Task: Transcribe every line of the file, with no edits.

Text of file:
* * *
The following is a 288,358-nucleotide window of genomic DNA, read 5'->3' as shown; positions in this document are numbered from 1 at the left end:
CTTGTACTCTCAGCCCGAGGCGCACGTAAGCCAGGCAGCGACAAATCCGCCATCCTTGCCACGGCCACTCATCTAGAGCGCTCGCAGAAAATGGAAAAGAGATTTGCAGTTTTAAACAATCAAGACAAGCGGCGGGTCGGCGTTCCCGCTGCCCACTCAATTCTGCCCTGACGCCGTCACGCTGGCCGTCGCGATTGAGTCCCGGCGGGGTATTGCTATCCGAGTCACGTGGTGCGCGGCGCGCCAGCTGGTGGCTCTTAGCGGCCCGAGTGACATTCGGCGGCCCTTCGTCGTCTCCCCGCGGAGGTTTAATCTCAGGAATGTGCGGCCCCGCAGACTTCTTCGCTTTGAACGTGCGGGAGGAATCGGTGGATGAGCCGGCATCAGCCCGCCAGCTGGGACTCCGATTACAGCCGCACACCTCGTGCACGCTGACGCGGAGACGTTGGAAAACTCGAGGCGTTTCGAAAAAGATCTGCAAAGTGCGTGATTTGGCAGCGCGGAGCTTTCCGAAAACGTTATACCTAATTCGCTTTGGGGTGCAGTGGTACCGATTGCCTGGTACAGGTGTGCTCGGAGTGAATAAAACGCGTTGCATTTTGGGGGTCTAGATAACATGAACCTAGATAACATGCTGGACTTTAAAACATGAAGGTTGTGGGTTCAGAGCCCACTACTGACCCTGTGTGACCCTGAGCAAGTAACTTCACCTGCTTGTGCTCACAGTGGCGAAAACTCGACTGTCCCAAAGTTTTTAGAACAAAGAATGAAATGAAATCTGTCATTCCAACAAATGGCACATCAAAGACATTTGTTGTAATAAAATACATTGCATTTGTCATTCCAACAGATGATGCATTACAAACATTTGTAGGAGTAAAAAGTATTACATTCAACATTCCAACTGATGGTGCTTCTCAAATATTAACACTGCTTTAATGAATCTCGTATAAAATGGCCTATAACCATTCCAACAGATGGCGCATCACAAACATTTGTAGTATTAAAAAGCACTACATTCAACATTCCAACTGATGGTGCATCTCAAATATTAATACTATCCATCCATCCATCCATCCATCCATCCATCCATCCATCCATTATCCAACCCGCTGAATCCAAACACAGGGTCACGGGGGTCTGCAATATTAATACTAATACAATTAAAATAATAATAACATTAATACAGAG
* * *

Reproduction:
The following is a 288,358-nucleotide window of genomic DNA, read 5'->3' as shown; positions in this document are numbered from 1 at the left end:
CTTGTACTCTCAGCCCGAGGCGCACGTAAGCCAGGCAGCGACAAATCCGCCATCCTTGCCACGGCCACTCATCTAGAGCGCTCGCAGAAAATGGAAAAGAGATTTGCAGTTTTAAACAATCAAGACAAGCGGCGGGTCGGCGTTCCCGCTGCCCACTCAATTCTGCCCTGACGCCGTCACGCTGGCCGTCGCGATTGAGTCCCGGCGGGGTATTGCTATCCGAGTCACGTGGTGCGCGGCGCGCCAGCTGGTGGCTCTTAGCGGCCCGAGTGACATTCGGCGGCCCTTCGTCGTCTCCCCGCGGAGGTTTAATCTCAGGAATGTGCGGCCCCGCAGACTTCTTCGCTTTGAACGTGCGGGAGGAATCGGTGGATGAGCCGGCATCAGCCCGCCAGCTGGGACTCCGATTACAGCCGCACACCTCGTGCACGCTGACGCGGAGACGTTGGAAAACTCGAGGCGTTTCGAAAAAGATCTGCAAAGTGCGTGATTTGGCAGCGCGGAGCTTTCCGAAAACGTTATACCTAATTCGCTTTGGGGTGCAGTGGTACCGATTGCCTGGTACAGGTGTGCTCGGAGTGAATAAAACGCGTTGCATTTTGGGGGTCTAGATAACATGAACCTAGATAACATGCTGGACTTTAAAACATGAAGGTTGTGGGTTCAGAGCCCACTACTGACCCTGTGTGACCCTGAGCAAGTAACTTCACCTGCTTGTGCTCACAGTGGCGAAAACTCGACTGTCCCAAAGTTTTTAGAACAAAGAATGAAATGAAATCTGTCATTCCAACAAATGGCACATCAAAGACATTTGTTGTAATAAAATACATTGCATTTGTCATTCCAACAGATGATGCATTACAAACATTTGTAGGAGTAAAAAGTATTACATTCAACATTCCAACTGATGGTGCTTCTCAAATATTAACACTGCTTTAATGAATCTCGTATAAAATGGCCTATAACCATTCCAACAGATGGCGCATCACAAACATTTGTAGTATTAAAAAGCACTACATTCAACATTCCAACTGATGGTGCATCTCAAATATTAATACTATCCATCCATCCATCCATCCATCCATCCATCCATCCATCCATTATCCAACCCGCTGAATCCAAACACAGGGTCACGGGGGTCTGCAATATTAATACTAATACAATTAAAATAATAATAACATTAATACAGAG